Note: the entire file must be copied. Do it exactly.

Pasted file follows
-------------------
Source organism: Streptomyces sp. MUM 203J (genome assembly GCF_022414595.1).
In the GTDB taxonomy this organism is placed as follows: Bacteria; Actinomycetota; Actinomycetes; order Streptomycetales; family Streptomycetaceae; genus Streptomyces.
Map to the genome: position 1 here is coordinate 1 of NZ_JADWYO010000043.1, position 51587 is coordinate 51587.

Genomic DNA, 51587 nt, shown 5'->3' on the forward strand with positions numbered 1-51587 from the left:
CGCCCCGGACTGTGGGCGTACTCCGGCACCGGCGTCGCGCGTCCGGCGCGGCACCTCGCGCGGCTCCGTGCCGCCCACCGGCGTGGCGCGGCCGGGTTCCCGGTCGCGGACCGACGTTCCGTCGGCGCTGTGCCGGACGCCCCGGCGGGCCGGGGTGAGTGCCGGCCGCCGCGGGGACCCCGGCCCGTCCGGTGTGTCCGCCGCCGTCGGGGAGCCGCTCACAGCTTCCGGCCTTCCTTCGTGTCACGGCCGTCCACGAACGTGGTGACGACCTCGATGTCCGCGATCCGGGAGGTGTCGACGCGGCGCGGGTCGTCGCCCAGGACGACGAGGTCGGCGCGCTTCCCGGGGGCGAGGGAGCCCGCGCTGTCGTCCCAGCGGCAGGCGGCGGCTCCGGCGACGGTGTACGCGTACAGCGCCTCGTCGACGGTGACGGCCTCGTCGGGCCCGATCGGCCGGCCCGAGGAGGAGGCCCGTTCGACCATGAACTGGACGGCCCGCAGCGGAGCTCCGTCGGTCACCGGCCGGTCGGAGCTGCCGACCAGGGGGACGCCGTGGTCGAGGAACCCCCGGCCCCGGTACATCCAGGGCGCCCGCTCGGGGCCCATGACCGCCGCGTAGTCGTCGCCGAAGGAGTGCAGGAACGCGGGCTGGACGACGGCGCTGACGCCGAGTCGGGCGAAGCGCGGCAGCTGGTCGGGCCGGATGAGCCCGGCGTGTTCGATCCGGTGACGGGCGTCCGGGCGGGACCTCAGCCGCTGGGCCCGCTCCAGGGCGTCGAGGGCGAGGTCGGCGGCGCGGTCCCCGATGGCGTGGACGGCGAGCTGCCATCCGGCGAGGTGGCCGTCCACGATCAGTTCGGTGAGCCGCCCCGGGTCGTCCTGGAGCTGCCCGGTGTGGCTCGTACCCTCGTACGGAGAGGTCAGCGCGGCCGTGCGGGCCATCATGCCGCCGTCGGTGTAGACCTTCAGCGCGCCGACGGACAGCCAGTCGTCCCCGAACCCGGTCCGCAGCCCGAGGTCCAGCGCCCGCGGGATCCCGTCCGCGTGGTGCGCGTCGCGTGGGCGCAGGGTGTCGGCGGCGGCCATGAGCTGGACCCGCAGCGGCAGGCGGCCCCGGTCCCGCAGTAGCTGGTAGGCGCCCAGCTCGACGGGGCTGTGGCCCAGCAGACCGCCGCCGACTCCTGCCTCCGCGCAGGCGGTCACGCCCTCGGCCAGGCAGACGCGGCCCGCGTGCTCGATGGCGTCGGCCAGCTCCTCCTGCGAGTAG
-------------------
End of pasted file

Source organism: Streptomyces sp. MUM 203J (genome assembly GCF_022414595.1).
In the GTDB taxonomy this organism is placed as follows: Bacteria; Actinomycetota; Actinomycetes; order Streptomycetales; family Streptomycetaceae; genus Streptomyces.
Map to the genome: position 1 here is coordinate 1 of NZ_JADWYO010000043.1, position 51587 is coordinate 51587.

Genomic DNA, 51587 nt, shown 5'->3' on the forward strand with positions numbered 1-51587 from the left:
CGCCCCGGACTGTGGGCGTACTCCGGCACCGGCGTCGCGCGTCCGGCGCGGCACCTCGCGCGGCTCCGTGCCGCCCACCGGCGTGGCGCGGCCGGGTTCCCGGTCGCGGACCGACGTTCCGTCGGCGCTGTGCCGGACGCCCCGGCGGGCCGGGGTGAGTGCCGGCCGCCGCGGGGACCCCGGCCCGTCCGGTGTGTCCGCCGCCGTCGGGGAGCCGCTCACAGCTTCCGGCCTTCCTTCGTGTCACGGCCGTCCACGAACGTGGTGACGACCTCGATGTCCGCGATCCGGGAGGTGTCGACGCGGCGCGGGTCGTCGCCCAGGACGACGAGGTCGGCGCGCTTCCCGGGGGCGAGGGAGCCCGCGCTGTCGTCCCAGCGGCAGGCGGCGGCTCCGGCGACGGTGTACGCGTACAGCGCCTCGTCGACGGTGACGGCCTCGTCGGGCCCGATCGGCCGGCCCGAGGAGGAGGCCCGTTCGACCATGAACTGGACGGCCCGCAGCGGAGCTCCGTCGGTCACCGGCCGGTCGGAGCTGCCGACCAGGGGGACGCCGTGGTCGAGGAACCCCCGGCCCCGGTACATCCAGGGCGCCCGCTCGGGGCCCATGACCGCCGCGTAGTCGTCGCCGAAGGAGTGCAGGAACGCGGGCTGGACGACGGCGCTGACGCCGAGTCGGGCGAAGCGCGGCAGCTGGTCGGGCCGGATGAGCCCGGCGTGTTCGATCCGGTGACGGGCGTCCGGGCGGGACCTCAGCCGCTGGGCCCGCTCCAGGGCGTCGAGGGCGAGGTCGGCGGCGCGGTCCCCGATGGCGTGGACGGCGAGCTGCCATCCGGCGAGGTGGCCGTCCACGATCAGTTCGGTGAGCCGCCCCGGGTCGTCCTGGAGCTGCCCGGTGTGGCTCGTACCCTCGTACGGAGAGGTCAGCGCGGCCGTGCGGGCCATCATGCCGCCGTCGGTGTAGACCTTCAGCGCGCCGACGGACAGCCAGTCGTCCCCGAACCCGGTCCGCAGCCCGAGGTCCAGCGCCCGCGGGATCCCGTCCGCGTGGTGCGCGTCGCGTGGGCGCAGGGTGTCGGCGGCGGCCATGAGCTGGACCCGCAGCGGCAGGCGGCCCCGGTCCCGCAGTAGCTGGTAGGCGCCCAGCTCGACGGGGCTGTGGCCCAGCAGACCGCCGCCGACTCCTGCCTCCGCGCAGGCGGTCACGCCCTCGGCCAGGCAGACGCGGCCCGCGTGCTCGATGGCGTCGGCCAGCTCCTCCTGCGAGTAG